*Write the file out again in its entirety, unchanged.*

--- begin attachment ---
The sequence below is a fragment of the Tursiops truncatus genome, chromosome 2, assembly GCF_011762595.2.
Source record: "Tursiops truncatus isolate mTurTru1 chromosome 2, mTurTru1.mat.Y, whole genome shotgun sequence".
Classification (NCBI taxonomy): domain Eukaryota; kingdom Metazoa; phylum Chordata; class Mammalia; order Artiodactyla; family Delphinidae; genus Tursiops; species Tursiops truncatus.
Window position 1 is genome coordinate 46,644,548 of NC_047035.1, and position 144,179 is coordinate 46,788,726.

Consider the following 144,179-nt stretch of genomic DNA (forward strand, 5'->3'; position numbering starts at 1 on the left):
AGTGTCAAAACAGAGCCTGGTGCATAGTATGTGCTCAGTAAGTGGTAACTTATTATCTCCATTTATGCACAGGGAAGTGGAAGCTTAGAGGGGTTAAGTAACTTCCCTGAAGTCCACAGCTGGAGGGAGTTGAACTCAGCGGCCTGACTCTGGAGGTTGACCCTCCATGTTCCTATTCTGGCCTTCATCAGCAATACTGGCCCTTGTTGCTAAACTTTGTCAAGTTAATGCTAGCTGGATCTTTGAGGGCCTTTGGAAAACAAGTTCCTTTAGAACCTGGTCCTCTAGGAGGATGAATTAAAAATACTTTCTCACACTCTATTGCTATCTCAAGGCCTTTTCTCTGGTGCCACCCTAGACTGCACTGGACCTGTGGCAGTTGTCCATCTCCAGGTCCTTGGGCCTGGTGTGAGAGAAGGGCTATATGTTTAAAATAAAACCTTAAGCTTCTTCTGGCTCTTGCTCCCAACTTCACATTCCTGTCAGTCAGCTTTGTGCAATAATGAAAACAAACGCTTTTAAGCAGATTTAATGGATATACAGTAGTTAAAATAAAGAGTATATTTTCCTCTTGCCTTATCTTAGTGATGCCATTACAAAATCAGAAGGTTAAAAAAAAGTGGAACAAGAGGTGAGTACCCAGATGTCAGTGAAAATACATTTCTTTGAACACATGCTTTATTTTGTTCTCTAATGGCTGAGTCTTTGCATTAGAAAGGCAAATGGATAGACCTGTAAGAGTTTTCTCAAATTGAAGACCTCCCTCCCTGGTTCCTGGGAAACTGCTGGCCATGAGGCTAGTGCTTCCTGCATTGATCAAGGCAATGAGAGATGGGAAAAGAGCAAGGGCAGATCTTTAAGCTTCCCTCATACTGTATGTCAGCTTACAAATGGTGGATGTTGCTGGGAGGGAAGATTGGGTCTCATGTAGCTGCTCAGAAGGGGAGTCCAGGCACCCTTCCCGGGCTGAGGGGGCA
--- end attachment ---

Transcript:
The sequence below is a fragment of the Tursiops truncatus genome, chromosome 2, assembly GCF_011762595.2.
Source record: "Tursiops truncatus isolate mTurTru1 chromosome 2, mTurTru1.mat.Y, whole genome shotgun sequence".
Classification (NCBI taxonomy): domain Eukaryota; kingdom Metazoa; phylum Chordata; class Mammalia; order Artiodactyla; family Delphinidae; genus Tursiops; species Tursiops truncatus.
Window position 1 is genome coordinate 46,644,548 of NC_047035.1, and position 144,179 is coordinate 46,788,726.

Consider the following 144,179-nt stretch of genomic DNA (forward strand, 5'->3'; position numbering starts at 1 on the left):
AGTGTCAAAACAGAGCCTGGTGCATAGTATGTGCTCAGTAAGTGGTAACTTATTATCTCCATTTATGCACAGGGAAGTGGAAGCTTAGAGGGGTTAAGTAACTTCCCTGAAGTCCACAGCTGGAGGGAGTTGAACTCAGCGGCCTGACTCTGGAGGTTGACCCTCCATGTTCCTATTCTGGCCTTCATCAGCAATACTGGCCCTTGTTGCTAAACTTTGTCAAGTTAATGCTAGCTGGATCTTTGAGGGCCTTTGGAAAACAAGTTCCTTTAGAACCTGGTCCTCTAGGAGGATGAATTAAAAATACTTTCTCACACTCTATTGCTATCTCAAGGCCTTTTCTCTGGTGCCACCCTAGACTGCACTGGACCTGTGGCAGTTGTCCATCTCCAGGTCCTTGGGCCTGGTGTGAGAGAAGGGCTATATGTTTAAAATAAAACCTTAAGCTTCTTCTGGCTCTTGCTCCCAACTTCACATTCCTGTCAGTCAGCTTTGTGCAATAATGAAAACAAACGCTTTTAAGCAGATTTAATGGATATACAGTAGTTAAAATAAAGAGTATATTTTCCTCTTGCCTTATCTTAGTGATGCCATTACAAAATCAGAAGGTTAAAAAAAAGTGGAACAAGAGGTGAGTACCCAGATGTCAGTGAAAATACATTTCTTTGAACACATGCTTTATTTTGTTCTCTAATGGCTGAGTCTTTGCATTAGAAAGGCAAATGGATAGACCTGTAAGAGTTTTCTCAAATTGAAGACCTCCCTCCCTGGTTCCTGGGAAACTGCTGGCCATGAGGCTAGTGCTTCCTGCATTGATCAAGGCAATGAGAGATGGGAAAAGAGCAAGGGCAGATCTTTAAGCTTCCCTCATACTGTATGTCAGCTTACAAATGGTGGATGTTGCTGGGAGGGAAGATTGGGTCTCATGTAGCTGCTCAGAAGGGGAGTCCAGGCACCCTTCCCGGGCTGAGGGGGCA